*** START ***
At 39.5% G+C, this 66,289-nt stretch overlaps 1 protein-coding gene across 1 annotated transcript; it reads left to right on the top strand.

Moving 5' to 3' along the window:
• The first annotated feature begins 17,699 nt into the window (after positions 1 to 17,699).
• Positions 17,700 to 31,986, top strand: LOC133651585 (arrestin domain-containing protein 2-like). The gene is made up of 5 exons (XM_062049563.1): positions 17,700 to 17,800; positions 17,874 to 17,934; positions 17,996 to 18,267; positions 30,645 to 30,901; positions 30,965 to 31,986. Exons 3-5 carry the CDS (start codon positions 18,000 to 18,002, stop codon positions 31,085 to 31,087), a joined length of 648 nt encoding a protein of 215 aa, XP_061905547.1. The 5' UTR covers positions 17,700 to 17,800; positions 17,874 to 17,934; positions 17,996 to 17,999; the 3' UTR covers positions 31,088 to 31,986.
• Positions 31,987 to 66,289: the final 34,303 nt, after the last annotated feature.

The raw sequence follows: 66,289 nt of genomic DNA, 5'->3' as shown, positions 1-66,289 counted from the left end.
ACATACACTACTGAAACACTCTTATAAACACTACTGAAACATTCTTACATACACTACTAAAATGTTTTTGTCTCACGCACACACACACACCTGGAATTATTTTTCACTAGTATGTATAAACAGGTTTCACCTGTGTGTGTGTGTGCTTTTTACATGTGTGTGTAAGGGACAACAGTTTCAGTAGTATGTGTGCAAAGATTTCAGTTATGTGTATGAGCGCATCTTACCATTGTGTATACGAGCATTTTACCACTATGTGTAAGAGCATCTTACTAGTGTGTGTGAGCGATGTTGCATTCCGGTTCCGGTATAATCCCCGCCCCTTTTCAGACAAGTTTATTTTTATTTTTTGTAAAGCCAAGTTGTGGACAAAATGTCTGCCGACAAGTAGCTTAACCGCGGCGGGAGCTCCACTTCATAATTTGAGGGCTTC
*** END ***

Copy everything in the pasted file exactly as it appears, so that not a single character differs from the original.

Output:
At 39.5% G+C, this 66,289-nt stretch overlaps 1 protein-coding gene across 1 annotated transcript; it reads left to right on the top strand.

Moving 5' to 3' along the window:
• The first annotated feature begins 17,699 nt into the window (after positions 1 to 17,699).
• Positions 17,700 to 31,986, top strand: LOC133651585 (arrestin domain-containing protein 2-like). The gene is made up of 5 exons (XM_062049563.1): positions 17,700 to 17,800; positions 17,874 to 17,934; positions 17,996 to 18,267; positions 30,645 to 30,901; positions 30,965 to 31,986. Exons 3-5 carry the CDS (start codon positions 18,000 to 18,002, stop codon positions 31,085 to 31,087), a joined length of 648 nt encoding a protein of 215 aa, XP_061905547.1. The 5' UTR covers positions 17,700 to 17,800; positions 17,874 to 17,934; positions 17,996 to 17,999; the 3' UTR covers positions 31,088 to 31,986.
• Positions 31,987 to 66,289: the final 34,303 nt, after the last annotated feature.

The raw sequence follows: 66,289 nt of genomic DNA, 5'->3' as shown, positions 1-66,289 counted from the left end.
ACATACACTACTGAAACACTCTTATAAACACTACTGAAACATTCTTACATACACTACTAAAATGTTTTTGTCTCACGCACACACACACACCTGGAATTATTTTTCACTAGTATGTATAAACAGGTTTCACCTGTGTGTGTGTGTGCTTTTTACATGTGTGTGTAAGGGACAACAGTTTCAGTAGTATGTGTGCAAAGATTTCAGTTATGTGTATGAGCGCATCTTACCATTGTGTATACGAGCATTTTACCACTATGTGTAAGAGCATCTTACTAGTGTGTGTGAGCGATGTTGCATTCCGGTTCCGGTATAATCCCCGCCCCTTTTCAGACAAGTTTATTTTTATTTTTTGTAAAGCCAAGTTGTGGACAAAATGTCTGCCGACAAGTAGCTTAACCGCGGCGGGAGCTCCACTTCATAATTTGAGGGCTTC